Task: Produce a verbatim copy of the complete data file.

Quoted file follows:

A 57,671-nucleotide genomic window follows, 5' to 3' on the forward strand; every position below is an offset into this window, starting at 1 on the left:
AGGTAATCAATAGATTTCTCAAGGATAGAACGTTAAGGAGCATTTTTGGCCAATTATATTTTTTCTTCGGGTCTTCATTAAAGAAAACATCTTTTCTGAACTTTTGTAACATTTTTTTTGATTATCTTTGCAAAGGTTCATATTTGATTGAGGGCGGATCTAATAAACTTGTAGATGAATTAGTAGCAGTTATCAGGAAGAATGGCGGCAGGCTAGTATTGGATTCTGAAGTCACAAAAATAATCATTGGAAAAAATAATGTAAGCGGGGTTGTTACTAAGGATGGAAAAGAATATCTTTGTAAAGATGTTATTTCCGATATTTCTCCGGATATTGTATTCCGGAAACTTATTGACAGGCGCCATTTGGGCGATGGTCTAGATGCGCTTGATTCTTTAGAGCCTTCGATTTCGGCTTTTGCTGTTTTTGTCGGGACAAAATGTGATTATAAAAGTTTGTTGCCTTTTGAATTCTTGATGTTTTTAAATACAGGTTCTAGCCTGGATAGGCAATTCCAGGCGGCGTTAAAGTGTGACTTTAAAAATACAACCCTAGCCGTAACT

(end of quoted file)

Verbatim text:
A 57,671-nucleotide genomic window follows, 5' to 3' on the forward strand; every position below is an offset into this window, starting at 1 on the left:
AGGTAATCAATAGATTTCTCAAGGATAGAACGTTAAGGAGCATTTTTGGCCAATTATATTTTTTCTTCGGGTCTTCATTAAAGAAAACATCTTTTCTGAACTTTTGTAACATTTTTTTTGATTATCTTTGCAAAGGTTCATATTTGATTGAGGGCGGATCTAATAAACTTGTAGATGAATTAGTAGCAGTTATCAGGAAGAATGGCGGCAGGCTAGTATTGGATTCTGAAGTCACAAAAATAATCATTGGAAAAAATAATGTAAGCGGGGTTGTTACTAAGGATGGAAAAGAATATCTTTGTAAAGATGTTATTTCCGATATTTCTCCGGATATTGTATTCCGGAAACTTATTGACAGGCGCCATTTGGGCGATGGTCTAGATGCGCTTGATTCTTTAGAGCCTTCGATTTCGGCTTTTGCTGTTTTTGTCGGGACAAAATGTGATTATAAAAGTTTGTTGCCTTTTGAATTCTTGATGTTTTTAAATACAGGTTCTAGCCTGGATAGGCAATTCCAGGCGGCGTTAAAGTGTGACTTTAAAAATACAACCCTAGCCGTAACT